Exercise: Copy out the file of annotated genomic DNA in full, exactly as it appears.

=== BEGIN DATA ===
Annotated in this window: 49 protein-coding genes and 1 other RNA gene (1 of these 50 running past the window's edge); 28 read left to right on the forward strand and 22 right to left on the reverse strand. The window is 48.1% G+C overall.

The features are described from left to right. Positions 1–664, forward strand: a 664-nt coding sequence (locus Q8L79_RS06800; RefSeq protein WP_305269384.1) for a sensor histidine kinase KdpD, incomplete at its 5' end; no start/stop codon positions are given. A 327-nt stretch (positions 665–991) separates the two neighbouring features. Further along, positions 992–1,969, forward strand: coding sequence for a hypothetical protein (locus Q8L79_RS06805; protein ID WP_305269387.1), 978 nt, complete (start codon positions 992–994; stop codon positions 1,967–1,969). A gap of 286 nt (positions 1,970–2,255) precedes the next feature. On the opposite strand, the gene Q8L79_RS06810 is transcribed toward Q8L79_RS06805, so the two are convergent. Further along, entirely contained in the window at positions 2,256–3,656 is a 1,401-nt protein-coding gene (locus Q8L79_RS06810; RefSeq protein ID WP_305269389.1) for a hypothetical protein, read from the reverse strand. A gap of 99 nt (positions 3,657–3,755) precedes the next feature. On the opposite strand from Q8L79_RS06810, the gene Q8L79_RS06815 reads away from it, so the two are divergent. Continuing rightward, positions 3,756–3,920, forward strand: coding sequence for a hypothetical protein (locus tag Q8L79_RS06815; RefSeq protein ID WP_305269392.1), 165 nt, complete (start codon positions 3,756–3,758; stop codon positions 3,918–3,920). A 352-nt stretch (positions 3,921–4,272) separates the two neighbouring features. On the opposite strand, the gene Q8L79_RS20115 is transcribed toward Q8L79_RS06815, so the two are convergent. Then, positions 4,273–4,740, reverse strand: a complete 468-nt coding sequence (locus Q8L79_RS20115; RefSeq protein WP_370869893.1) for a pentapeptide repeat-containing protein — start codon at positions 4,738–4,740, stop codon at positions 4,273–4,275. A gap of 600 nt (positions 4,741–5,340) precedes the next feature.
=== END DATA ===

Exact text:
Annotated in this window: 49 protein-coding genes and 1 other RNA gene (1 of these 50 running past the window's edge); 28 read left to right on the forward strand and 22 right to left on the reverse strand. The window is 48.1% G+C overall.

The features are described from left to right. Positions 1–664, forward strand: a 664-nt coding sequence (locus Q8L79_RS06800; RefSeq protein WP_305269384.1) for a sensor histidine kinase KdpD, incomplete at its 5' end; no start/stop codon positions are given. A 327-nt stretch (positions 665–991) separates the two neighbouring features. Further along, positions 992–1,969, forward strand: coding sequence for a hypothetical protein (locus Q8L79_RS06805; protein ID WP_305269387.1), 978 nt, complete (start codon positions 992–994; stop codon positions 1,967–1,969). A gap of 286 nt (positions 1,970–2,255) precedes the next feature. On the opposite strand, the gene Q8L79_RS06810 is transcribed toward Q8L79_RS06805, so the two are convergent. Further along, entirely contained in the window at positions 2,256–3,656 is a 1,401-nt protein-coding gene (locus Q8L79_RS06810; RefSeq protein ID WP_305269389.1) for a hypothetical protein, read from the reverse strand. A gap of 99 nt (positions 3,657–3,755) precedes the next feature. On the opposite strand from Q8L79_RS06810, the gene Q8L79_RS06815 reads away from it, so the two are divergent. Continuing rightward, positions 3,756–3,920, forward strand: coding sequence for a hypothetical protein (locus tag Q8L79_RS06815; RefSeq protein ID WP_305269392.1), 165 nt, complete (start codon positions 3,756–3,758; stop codon positions 3,918–3,920). A 352-nt stretch (positions 3,921–4,272) separates the two neighbouring features. On the opposite strand, the gene Q8L79_RS20115 is transcribed toward Q8L79_RS06815, so the two are convergent. Then, positions 4,273–4,740, reverse strand: a complete 468-nt coding sequence (locus Q8L79_RS20115; RefSeq protein WP_370869893.1) for a pentapeptide repeat-containing protein — start codon at positions 4,738–4,740, stop codon at positions 4,273–4,275. A gap of 600 nt (positions 4,741–5,340) precedes the next feature.